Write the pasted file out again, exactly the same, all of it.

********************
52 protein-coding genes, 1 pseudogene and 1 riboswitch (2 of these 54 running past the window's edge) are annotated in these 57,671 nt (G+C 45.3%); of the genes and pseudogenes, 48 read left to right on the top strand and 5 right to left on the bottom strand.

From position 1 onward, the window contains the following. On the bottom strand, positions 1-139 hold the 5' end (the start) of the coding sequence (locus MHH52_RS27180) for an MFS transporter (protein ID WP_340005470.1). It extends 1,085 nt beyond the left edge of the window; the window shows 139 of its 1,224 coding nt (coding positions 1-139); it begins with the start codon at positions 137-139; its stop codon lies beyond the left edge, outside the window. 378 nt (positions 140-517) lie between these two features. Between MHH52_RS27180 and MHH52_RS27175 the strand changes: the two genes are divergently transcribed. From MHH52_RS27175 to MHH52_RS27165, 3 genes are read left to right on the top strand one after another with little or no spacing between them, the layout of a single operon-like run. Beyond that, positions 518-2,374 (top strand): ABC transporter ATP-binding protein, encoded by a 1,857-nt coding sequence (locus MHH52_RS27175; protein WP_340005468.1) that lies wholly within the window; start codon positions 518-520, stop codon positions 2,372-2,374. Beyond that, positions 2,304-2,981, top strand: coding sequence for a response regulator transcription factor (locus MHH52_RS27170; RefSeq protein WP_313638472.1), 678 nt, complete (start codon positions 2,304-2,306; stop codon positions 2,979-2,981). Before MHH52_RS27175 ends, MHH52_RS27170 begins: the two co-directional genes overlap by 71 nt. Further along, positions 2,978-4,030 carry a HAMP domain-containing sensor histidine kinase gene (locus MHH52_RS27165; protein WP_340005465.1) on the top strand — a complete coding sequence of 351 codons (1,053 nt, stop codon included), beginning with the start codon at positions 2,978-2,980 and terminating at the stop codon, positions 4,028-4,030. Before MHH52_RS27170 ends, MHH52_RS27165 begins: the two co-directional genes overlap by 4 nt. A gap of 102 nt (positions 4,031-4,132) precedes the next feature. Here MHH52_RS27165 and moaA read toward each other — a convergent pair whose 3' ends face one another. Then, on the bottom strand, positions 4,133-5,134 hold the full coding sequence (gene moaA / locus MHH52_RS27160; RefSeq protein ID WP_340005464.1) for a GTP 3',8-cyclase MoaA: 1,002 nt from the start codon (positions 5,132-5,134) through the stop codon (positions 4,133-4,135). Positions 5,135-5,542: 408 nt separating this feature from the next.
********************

52 protein-coding genes, 1 pseudogene and 1 riboswitch (2 of these 54 running past the window's edge) are annotated in these 57,671 nt (G+C 45.3%); of the genes and pseudogenes, 48 read left to right on the top strand and 5 right to left on the bottom strand.

From position 1 onward, the window contains the following. On the bottom strand, positions 1-139 hold the 5' end (the start) of the coding sequence (locus MHH52_RS27180) for an MFS transporter (protein ID WP_340005470.1). It extends 1,085 nt beyond the left edge of the window; the window shows 139 of its 1,224 coding nt (coding positions 1-139); it begins with the start codon at positions 137-139; its stop codon lies beyond the left edge, outside the window. 378 nt (positions 140-517) lie between these two features. Between MHH52_RS27180 and MHH52_RS27175 the strand changes: the two genes are divergently transcribed. From MHH52_RS27175 to MHH52_RS27165, 3 genes are read left to right on the top strand one after another with little or no spacing between them, the layout of a single operon-like run. Beyond that, positions 518-2,374 (top strand): ABC transporter ATP-binding protein, encoded by a 1,857-nt coding sequence (locus MHH52_RS27175; protein WP_340005468.1) that lies wholly within the window; start codon positions 518-520, stop codon positions 2,372-2,374. Beyond that, positions 2,304-2,981, top strand: coding sequence for a response regulator transcription factor (locus MHH52_RS27170; RefSeq protein WP_313638472.1), 678 nt, complete (start codon positions 2,304-2,306; stop codon positions 2,979-2,981). Before MHH52_RS27175 ends, MHH52_RS27170 begins: the two co-directional genes overlap by 71 nt. Further along, positions 2,978-4,030 carry a HAMP domain-containing sensor histidine kinase gene (locus MHH52_RS27165; protein WP_340005465.1) on the top strand — a complete coding sequence of 351 codons (1,053 nt, stop codon included), beginning with the start codon at positions 2,978-2,980 and terminating at the stop codon, positions 4,028-4,030. Before MHH52_RS27170 ends, MHH52_RS27165 begins: the two co-directional genes overlap by 4 nt. A gap of 102 nt (positions 4,031-4,132) precedes the next feature. Here MHH52_RS27165 and moaA read toward each other — a convergent pair whose 3' ends face one another. Then, on the bottom strand, positions 4,133-5,134 hold the full coding sequence (gene moaA / locus MHH52_RS27160; RefSeq protein ID WP_340005464.1) for a GTP 3',8-cyclase MoaA: 1,002 nt from the start codon (positions 5,132-5,134) through the stop codon (positions 4,133-4,135). Positions 5,135-5,542: 408 nt separating this feature from the next.